Dopamine

Dopamine

Add Dopamine to that list of quintessentially San Francisco movies. Director/writer Mark Decena’s modern meditation on love, which pairs a hip, emotionally distant programmer with an impulsive, artsy kindergarten teacher, is perfectly set in the Bay Area and displays the independent, art house spirit that characterizes lots of Sundance Institute films. It’s the first movie to be conceived, shot and distributed solely through the Sundance network.

Rand (John Livingston) and his colleagues Winston (Bruno Campos) and Johnson (Rueben Grundy) are South-of-Market programmers working furiously to create a cute, animated character as an educational tool to teach young children compassion. Before the project is completely developed, Japanese businessmen funding the venture ask that "Koy Koy" be tested in a classroom. They want to see if the adorable interactive bird-like creature really will respond to the kids’ gentle voice commands and spark their attention and empathy.

Rand, whose father (William Windom) has taught him that emotional impulses like love are strictly the result of chemical reactions – the occurrence of dopamine — in the brain, has every belief that his cartoon creature is good for the kids. He also stands by his father’s "science explains emotion" theory as he witnesses his own parents’ inert relationship, which died abruptly when his aging mother, afflicted with dementia, failed to recognize her family. She remains comatose.

Thankfully, Rand isn’t a jerk who is incapable of feeling love. In fact, he’s quite susceptible to it, and even recognizes it. Decena (in his directorial debut) graphically illustrates his feelings on screen with nifty computer and sound effects that signal when Rand’s neurotransmitters act up, particularly when he’s around the attractive Sarah (Sabrina Lloyd). Though Rand and Sarah are strangers when they make unquestionable make eye contact at a neighborhood bar, it’s the aggressive, pragmatic Winston who picks her up and has a brief sexual encounter with her that ends badly.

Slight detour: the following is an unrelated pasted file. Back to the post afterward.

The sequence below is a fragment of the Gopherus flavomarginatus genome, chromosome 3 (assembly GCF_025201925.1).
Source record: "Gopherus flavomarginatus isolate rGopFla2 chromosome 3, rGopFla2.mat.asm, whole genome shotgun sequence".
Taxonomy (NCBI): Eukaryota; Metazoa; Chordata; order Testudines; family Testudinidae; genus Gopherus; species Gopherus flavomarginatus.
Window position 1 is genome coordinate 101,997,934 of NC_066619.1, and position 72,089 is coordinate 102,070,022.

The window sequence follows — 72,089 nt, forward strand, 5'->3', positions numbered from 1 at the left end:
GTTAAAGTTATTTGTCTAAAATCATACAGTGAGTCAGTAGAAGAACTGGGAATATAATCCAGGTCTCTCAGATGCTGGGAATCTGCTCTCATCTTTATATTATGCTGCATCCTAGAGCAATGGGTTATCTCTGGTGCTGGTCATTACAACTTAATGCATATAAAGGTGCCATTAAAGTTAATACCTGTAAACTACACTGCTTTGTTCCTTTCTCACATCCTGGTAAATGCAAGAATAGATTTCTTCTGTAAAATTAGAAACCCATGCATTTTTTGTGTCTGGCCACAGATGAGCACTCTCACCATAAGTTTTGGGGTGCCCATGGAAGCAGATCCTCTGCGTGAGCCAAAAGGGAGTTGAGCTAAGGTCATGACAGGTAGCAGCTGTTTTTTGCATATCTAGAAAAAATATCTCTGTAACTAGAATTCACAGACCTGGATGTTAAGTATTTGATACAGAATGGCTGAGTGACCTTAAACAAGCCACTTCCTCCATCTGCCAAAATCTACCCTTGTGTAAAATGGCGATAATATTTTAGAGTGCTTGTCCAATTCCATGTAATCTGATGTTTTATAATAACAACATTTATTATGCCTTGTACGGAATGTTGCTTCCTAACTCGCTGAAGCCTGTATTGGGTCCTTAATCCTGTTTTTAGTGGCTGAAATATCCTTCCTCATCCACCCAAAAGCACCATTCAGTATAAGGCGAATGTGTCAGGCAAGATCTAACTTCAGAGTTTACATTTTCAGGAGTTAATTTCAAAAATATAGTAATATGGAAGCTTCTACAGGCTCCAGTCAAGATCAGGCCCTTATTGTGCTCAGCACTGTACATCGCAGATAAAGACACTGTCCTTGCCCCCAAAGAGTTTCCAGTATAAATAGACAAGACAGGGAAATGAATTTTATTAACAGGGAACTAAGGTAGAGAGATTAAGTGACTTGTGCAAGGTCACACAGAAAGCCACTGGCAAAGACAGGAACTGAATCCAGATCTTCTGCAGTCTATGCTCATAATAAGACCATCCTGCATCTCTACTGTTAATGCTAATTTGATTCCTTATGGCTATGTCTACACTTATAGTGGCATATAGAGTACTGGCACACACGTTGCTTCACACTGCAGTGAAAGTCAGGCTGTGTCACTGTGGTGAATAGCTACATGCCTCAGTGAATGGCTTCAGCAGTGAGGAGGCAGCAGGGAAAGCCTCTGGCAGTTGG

But Rand’s impulses don’t go away; it turns out Sarah’s kindergarten class is where Koy Koy is being tested. Yet the software critter isn’t the only thing being tested. Both Sarah and Rand, who are physically drawn to each other and begin a hesitant romance, undergo their own emotional trials and start to challenge each other. Sarah, who creates dramatic paintings when she isn’t hanging out in bars or in class, isn’t sold on Rand’s computer project, but she appreciates his insights and sensitivity. Rand, meanwhile, becomes more deeply involved with Sarah, to the point where, for the first time ever in a relationship, he questions whether his connection is merely physiological. A former lover and current friend, funky coffee house worker Machiko (Nicole Wilder) teases him, making him admit he’s never been in a relationship for more than six moths.

Against a backdrop that presents San Francisco in glorious relief – from a fog-shrouded Golden Gate Bridge to indie art galleries, cozy coffee joints and computer-strewn offices, Sarah and Rand get to know each other, and discover each other’s secrets. Decena’s intelligent, thoughtful script, which won an award at the 2003 Sundance Film Festival for excellence in dealing with science and technology, is buttressed by the intricate details that make what could be a superficial story into a real human affair. Add to it some marvelous San Francisco scenery – vistas of the Presidio, Rand taking a swim in the Bay in a wetsuit, the "critical mass" gathering of bicycle riders on downtown streets in rush hour traffic – and it adds up to a tale that compellingly typifies a slice of Bay Area life. Though people who haven’t lived through the dotcom boom and bust will enjoy its thoughtful premises, locals who revel in San Francisco scenery and rituals will enjoy it all the more.

– Leslie Katz

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